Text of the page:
In May 2014, the Financial Accounting Standards Board (FASB) and the International Accounting Standards Board (IASB) issued the long awaited converged standards on revenue recognition, Accounting Standards Update 2014-09 (Topic 606), Revenue from Contracts with Customers (affecting Accounting Standards Codification (ASC) 606) and International Financial Reporting Standards (IFRS) 15. The issuance culminated a lengthy due process by the boards, consisting of extensive outreach to users and preparers of financial statements. During the course of the due process, the original draft was changed significantly in response to the comments of various stakeholders.
The objective of the project was to create a unified, principle-based standard on accounting for revenue from customers. In doing so, the FASB replaced hundreds of pages of rules-based guidance designed for specific industries, like construction or software, while the IASB provided the first comprehensive revenue recognition guidance contained in IFRS. This is a significant and important event, as the standard affects virtually every entity that prepares financial statements in accordance with GAAP or IFRS. Moreover, the standard impacts what is arguably the most important number in financial statements: revenue.
With this article, Baker Tilly is beginning a series designed to provide you with a general overview of the requirements of the standards and insight into the challenges of transitioning to the new standard. Although the impact on the revenue recognized will vary across a wide spectrum for different organizations and industries, for all there will be a need for significant changes in the process of how revenue is recognized and a need for changes and modifications to internal controls, IT systems, contracts, and other business processes. Depending on the financial statement impact, there could be effects on compensation arrangements, loan agreements, etc. as well.
Transition preparation timeline
If you have not begun to address this transition in your organization, the time to act is now. After a deferred effective date was issued by the boards, the standard is now effective for:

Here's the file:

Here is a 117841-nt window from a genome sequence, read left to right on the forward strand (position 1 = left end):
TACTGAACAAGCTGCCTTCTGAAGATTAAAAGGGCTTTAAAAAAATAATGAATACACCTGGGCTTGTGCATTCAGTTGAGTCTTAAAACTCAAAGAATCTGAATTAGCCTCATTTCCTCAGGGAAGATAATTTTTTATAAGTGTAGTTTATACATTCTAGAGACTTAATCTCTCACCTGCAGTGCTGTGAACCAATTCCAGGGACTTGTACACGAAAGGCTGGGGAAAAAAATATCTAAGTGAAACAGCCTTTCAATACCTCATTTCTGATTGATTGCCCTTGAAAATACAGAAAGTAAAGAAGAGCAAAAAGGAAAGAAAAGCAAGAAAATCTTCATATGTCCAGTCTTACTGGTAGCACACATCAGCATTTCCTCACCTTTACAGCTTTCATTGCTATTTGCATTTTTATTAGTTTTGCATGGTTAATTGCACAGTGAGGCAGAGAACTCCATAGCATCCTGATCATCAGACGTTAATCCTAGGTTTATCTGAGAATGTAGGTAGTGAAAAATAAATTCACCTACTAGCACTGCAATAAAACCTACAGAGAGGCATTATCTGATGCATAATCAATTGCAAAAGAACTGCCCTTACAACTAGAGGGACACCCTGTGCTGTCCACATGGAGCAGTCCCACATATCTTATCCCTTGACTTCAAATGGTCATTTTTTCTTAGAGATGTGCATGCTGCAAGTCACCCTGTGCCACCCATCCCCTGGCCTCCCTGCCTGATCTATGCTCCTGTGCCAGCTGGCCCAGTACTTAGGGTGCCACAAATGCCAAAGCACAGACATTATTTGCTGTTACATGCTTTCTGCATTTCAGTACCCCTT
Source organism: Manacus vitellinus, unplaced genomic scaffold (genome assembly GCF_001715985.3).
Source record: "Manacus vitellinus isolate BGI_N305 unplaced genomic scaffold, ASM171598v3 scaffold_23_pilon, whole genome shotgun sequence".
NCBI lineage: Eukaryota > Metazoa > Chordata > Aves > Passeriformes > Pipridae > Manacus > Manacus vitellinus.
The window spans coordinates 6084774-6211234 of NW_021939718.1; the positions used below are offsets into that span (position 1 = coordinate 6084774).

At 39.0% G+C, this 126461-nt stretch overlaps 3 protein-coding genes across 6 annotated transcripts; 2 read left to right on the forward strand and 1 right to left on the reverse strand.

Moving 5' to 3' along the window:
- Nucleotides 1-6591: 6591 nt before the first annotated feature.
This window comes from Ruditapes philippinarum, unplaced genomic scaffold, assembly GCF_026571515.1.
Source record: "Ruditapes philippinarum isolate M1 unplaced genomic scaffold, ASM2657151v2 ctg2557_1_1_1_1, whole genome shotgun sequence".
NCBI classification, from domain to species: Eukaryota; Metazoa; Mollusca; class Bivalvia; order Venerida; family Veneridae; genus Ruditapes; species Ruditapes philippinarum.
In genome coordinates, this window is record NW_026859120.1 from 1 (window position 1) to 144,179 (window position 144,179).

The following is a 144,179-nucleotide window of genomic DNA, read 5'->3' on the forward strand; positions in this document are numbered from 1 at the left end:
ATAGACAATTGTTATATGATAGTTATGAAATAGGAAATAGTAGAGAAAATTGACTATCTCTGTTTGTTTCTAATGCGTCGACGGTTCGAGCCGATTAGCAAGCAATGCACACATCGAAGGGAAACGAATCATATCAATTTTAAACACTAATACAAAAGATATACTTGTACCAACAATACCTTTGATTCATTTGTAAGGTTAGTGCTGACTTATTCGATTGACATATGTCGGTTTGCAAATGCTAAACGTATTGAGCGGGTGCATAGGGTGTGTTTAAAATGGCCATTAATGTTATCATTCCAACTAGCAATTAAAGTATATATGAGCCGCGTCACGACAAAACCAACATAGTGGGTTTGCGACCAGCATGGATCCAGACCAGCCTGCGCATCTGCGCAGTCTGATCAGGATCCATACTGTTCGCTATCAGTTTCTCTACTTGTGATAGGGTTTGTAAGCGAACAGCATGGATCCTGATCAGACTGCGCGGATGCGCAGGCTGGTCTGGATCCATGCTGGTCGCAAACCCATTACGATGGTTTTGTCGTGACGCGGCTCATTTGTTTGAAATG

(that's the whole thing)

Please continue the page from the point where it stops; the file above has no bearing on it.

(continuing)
- Fiscal years beginning after December 15, 2017: for public companies and certain not for profit entities that have issued conduit debt obligations
- Fiscal years beginning after December 15, 2018: for all other entities
For issuers that are accelerated filers, this means the revenue being recognized during this year, 2016, may need to be restated as part of the transition in 2018.
The elements of revenue recognition
Briefly stated, ASC 606 now provides a structure through which all revenue transactions must be assessed. It consists of five elements, as follows:
- Identify the contract with a customer
- Identify the performance obligations (promises) in the contract
- Determine the transaction price
- Allocate the transaction price to the performance obligations
- Recognize the revenue when (or as) the reporting organization satisfies the performance obligations
We will cover each of the five elements in depth in upcoming articles. Each element contains new concepts which will need to be assessed as to the impact in a particular organization. To do so will require more judgments and estimates than has been necessary under previous revenue guidance. In addition, we will discuss the disclosure requirements, transition methods, and cost accounting issues.
With the issuance of the new revenue recognition standards, the FASB updated its glossary with several new definitions. They include:
An agreement between two or more parties that creates enforceable rights and obligations.
An entity’s right to consideration in exchange for goods or services that the entity has transferred to a customer when that right is conditioned on something other than the passage of time (for example, the entity’s future performance).
An entity’s obligation to transfer goods or services to a customer for which the entity has received consideration (or the amount is due) from the customer.
A party that has contracted with an entity to obtain goods or services that are an output of the entity’s ordinary activities in exchange for consideration.
A promise in a contract with a customer to transfer to the customer either:
- A good or service (or a bundle of goods or services) that is distinct; or
- A series of distinct goods or services that are substantially the same and that have the same pattern of transfer to the customer
Probable (second definition)
The future event or events are likely to occur.
Inflows or other enhancements of assets of an entity or settlements of its liabilities (or a combination of both) from delivering or producing goods, rendering services, or other activities that constitute the entity’s ongoing major or central operations.
Standalone selling price
The price at which an entity would sell a promised good or service separately to a customer.
The amount of consideration to which an entity expects to be entitled in exchange for transferring promised goods or services to a customer, excluding amounts collected on behalf of third parties.
As noted above, there are no scope outs for specific types of entities, which is often the case with accounting standards. There are however, certain types of transactions which have been scoped out. These are:
- Lease contracts
- Insurance contracts
- Financial instruments
- Nonmonetary exchanges between entities in the same line of business to facilitate sales to customers or potential customers
For more information on revenue recognition, or to learn how Baker Tilly’s specialists can help, contact our team.